Julia Gillard is likely to rescue her High Court-doomed Malaysia Solution policy, with Labor MPs expected to back changes this morning to the current Migration Act to allow offshore processing.

Caucus is meeting at 9am to vote on the policy, after earlier meetings this morning with cabinet. The opposition is expected to also back the immigration law changes as paves the legal return to processing on Nauru, an opposition policy.

Andrew Probyn in The West Australian argues the most likely move is that the government will propose the immigration minister “be given unfettered discretion to declare another country suitable to send asylum seekers”, with the drafting options to include Manus Island, Nauru and Malaysia, although the government won’t actually re-open Nauru as that would be seen as a win for the opposition. “The West Australian understands this is the favoured option Cabinet will discuss today because it would not only circumvent the High Court’s ruling but also put the Opposition Leader’s preference for reopening the detention centre on Nauru beyond legal doubt,” writes Probyn.

Offshore processing is still valid despite the High Court decision, it just requires a little work by the government, writes former Commonwealth solicitor-general David Bennett in The Sydney Morning Herald:

“… there is no legal reason why steps could not be taken with Nauru, Papua New Guinea or Malaysia (or indeed any other willing partner country), which would enable the minister to declare them satisfactory. It is significant that Nauru has now acceded to the Convention Relating to the Status of Refugees and the Protocol Relating to the Status of Refugees. Much attention to detail would be required. In particular, any agreement with Australia should, unlike the agreement with Malaysia, be expressed to be legally binding.”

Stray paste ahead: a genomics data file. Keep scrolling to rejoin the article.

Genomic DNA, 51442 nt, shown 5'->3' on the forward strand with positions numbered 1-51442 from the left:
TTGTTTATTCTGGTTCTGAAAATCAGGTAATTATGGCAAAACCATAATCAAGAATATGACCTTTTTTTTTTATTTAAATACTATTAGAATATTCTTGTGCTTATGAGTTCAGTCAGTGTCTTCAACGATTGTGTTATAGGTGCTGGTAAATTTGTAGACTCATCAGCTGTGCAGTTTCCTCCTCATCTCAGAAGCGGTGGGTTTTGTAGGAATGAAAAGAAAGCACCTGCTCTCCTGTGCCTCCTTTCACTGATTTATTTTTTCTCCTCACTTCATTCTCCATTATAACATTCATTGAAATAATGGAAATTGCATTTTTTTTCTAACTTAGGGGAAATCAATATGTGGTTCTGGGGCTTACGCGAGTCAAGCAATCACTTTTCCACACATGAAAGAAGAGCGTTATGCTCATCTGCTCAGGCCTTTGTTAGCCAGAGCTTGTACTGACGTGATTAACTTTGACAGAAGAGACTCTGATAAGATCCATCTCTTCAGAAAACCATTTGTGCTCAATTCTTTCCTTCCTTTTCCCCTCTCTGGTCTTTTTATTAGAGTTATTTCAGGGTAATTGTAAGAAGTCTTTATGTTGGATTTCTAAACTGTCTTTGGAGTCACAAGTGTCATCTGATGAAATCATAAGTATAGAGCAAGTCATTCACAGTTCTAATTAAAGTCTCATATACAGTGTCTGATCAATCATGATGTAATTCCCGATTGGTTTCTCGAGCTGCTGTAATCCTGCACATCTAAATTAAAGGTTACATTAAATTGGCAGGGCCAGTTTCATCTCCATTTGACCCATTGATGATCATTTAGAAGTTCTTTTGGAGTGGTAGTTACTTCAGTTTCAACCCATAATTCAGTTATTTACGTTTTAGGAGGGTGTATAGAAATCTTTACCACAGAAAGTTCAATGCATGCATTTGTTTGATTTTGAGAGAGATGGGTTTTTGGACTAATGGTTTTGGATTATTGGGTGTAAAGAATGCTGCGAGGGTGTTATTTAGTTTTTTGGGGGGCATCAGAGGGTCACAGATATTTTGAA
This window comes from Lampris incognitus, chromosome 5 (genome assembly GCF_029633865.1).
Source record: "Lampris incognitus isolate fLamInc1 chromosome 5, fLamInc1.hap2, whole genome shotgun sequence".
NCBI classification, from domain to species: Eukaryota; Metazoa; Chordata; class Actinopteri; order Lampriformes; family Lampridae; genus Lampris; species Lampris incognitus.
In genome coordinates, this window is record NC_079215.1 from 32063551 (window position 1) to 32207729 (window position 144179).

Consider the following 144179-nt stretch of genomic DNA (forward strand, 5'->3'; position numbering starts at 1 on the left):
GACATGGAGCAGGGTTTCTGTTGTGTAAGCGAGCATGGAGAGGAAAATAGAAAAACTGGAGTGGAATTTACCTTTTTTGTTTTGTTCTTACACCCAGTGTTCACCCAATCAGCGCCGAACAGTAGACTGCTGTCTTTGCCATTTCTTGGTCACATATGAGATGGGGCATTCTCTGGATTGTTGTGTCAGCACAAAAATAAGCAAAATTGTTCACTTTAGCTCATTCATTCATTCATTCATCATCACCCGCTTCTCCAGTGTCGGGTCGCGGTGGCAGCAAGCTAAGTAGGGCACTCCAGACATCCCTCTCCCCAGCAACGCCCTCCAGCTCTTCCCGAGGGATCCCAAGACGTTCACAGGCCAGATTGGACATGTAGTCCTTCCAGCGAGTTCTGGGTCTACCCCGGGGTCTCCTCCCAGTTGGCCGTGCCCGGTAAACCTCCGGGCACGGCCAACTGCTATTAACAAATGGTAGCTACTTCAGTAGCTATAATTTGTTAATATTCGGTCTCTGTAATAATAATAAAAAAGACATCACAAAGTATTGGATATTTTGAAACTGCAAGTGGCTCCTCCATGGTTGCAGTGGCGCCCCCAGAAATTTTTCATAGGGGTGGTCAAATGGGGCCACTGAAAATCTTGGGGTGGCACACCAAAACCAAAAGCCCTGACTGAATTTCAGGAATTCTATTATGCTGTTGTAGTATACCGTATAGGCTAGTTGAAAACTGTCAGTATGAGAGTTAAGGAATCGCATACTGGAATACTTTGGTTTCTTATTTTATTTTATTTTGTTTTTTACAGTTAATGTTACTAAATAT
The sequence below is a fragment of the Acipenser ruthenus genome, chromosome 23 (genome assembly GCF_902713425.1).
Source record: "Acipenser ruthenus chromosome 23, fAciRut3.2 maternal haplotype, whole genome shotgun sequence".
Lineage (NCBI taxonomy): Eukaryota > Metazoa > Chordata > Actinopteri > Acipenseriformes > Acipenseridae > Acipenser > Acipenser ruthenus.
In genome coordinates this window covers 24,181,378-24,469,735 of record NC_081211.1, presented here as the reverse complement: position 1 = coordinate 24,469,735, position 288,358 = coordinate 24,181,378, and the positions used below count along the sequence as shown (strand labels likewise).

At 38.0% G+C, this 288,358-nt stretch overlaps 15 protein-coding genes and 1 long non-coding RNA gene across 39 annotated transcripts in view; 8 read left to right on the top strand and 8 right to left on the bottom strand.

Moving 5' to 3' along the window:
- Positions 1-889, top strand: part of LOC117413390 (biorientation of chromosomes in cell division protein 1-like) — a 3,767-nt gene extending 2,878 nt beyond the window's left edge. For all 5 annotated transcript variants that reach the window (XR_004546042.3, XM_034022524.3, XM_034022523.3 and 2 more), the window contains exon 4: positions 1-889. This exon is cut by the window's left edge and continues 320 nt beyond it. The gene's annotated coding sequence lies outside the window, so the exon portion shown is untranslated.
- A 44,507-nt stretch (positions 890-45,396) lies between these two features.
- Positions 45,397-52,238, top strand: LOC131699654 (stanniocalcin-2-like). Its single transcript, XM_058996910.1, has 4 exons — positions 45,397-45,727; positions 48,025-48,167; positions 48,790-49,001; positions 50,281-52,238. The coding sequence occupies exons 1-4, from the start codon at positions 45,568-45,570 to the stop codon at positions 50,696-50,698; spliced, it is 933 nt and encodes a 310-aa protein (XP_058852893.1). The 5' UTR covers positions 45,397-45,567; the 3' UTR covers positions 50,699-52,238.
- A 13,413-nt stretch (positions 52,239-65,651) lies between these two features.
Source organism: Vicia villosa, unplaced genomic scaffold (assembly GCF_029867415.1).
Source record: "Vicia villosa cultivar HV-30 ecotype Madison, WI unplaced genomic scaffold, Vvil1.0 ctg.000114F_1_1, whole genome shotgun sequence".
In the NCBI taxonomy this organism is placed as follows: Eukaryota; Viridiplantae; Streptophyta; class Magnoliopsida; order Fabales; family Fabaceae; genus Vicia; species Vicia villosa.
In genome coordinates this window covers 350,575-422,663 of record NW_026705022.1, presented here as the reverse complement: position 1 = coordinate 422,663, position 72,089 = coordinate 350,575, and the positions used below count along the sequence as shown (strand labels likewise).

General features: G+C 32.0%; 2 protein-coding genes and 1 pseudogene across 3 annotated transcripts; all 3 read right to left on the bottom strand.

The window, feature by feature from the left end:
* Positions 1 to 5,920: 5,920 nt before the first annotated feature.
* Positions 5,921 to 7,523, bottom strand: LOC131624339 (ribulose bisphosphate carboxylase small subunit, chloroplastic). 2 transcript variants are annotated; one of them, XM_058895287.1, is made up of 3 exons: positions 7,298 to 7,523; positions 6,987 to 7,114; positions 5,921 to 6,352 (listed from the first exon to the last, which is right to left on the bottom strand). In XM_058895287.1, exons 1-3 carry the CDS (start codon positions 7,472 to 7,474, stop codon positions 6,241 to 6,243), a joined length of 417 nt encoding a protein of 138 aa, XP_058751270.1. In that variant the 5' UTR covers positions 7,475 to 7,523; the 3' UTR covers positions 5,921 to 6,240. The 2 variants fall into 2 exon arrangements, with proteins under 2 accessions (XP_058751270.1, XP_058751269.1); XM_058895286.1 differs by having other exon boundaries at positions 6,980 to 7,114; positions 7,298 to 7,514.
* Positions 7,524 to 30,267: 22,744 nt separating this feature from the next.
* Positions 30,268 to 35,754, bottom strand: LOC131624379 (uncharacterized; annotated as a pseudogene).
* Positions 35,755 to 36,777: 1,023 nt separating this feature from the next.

Gillard will have to “stare down the dissent” from left-wing MPs within her own party in order to get the policy passed, writes Steven Scott in The Courier Mail. “But there is growing concern within the ALP that a deal with Tony Abbott could end up hurting the party and see it lose more votes to both the Greens and the Coalition,” notes Scott.

Stewart West, an immigration minister in the Hawke government, came out swinging against Gillard and Bowen in The Age today:

“How stubborn and arrogant can they be? Prime Minister Julia Gillard and Immigration Minister Chris Bowen are exceeding their earlier petulance over the High Court’s decision on asylum seeker policy. They are determinedly placing themselves to the right of Tony Abbott.”

But how difficult will the opposition — who the government is likely to need in order to get the Migration Act passed — be on these changes? It supports offshore processing on Nauru but not Malaysia, explains shadow immigration spokesperson Scott Morrison in The Australian:

“On Nauru it is more possible to deliver and guarantee practical protections because it is a small country with a very supportive government and a people who have a very strong connection with Australia. In Malaysia, and even Papua New Guinea, the delivery of protections and changes to domestic law are far more difficult.”

Tony Abbott is “putting politics ahead of policy”, argues Dennis Shanahan in The Australian. “Instead of being content to force the Gillard government into a humiliating deal with the Coalition to remedy the policy problem left by the High Court’s rejection of the Prime Minister’s Malaysia asylum-seeker-refugee swap, Abbott is giving no quarter,” he writes.

Meanwhile, Erika Feller, the senior United Nations High Commissioner for Refugees official that the government cited in its High Court submission as being supportive of the Malaysia deal now argues for a “top to bottom” review of Australian refugee policy and is offering the UNHCR to conduct it. “It might well be that for a whole range of reasons a review of the process would suggest that it’s just much more expeditious, more effective and probably fairer to review the claims in the proper national system onshore,” Feller told ABC Radio’s Sunday Profile.

The majority of voters want asylum seekers to be processed onshore, according to the latest Fairfax/Neilsen poll, reports Phillip Coorey in The SMH. Its results found that 54% “believe asylum seekers arriving by boat should be allowed to land in Australia to be assessed”, writes Coorey. Meanwhile, 25% say boat arrivals should be processed offshore, 16% believe boats should be “sent back” and 4% were uncertain. The phone poll was taken just last week, so well after the High Court’s decision.

Peter Fray

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Peter Fray
Editor-in-chief of Crikey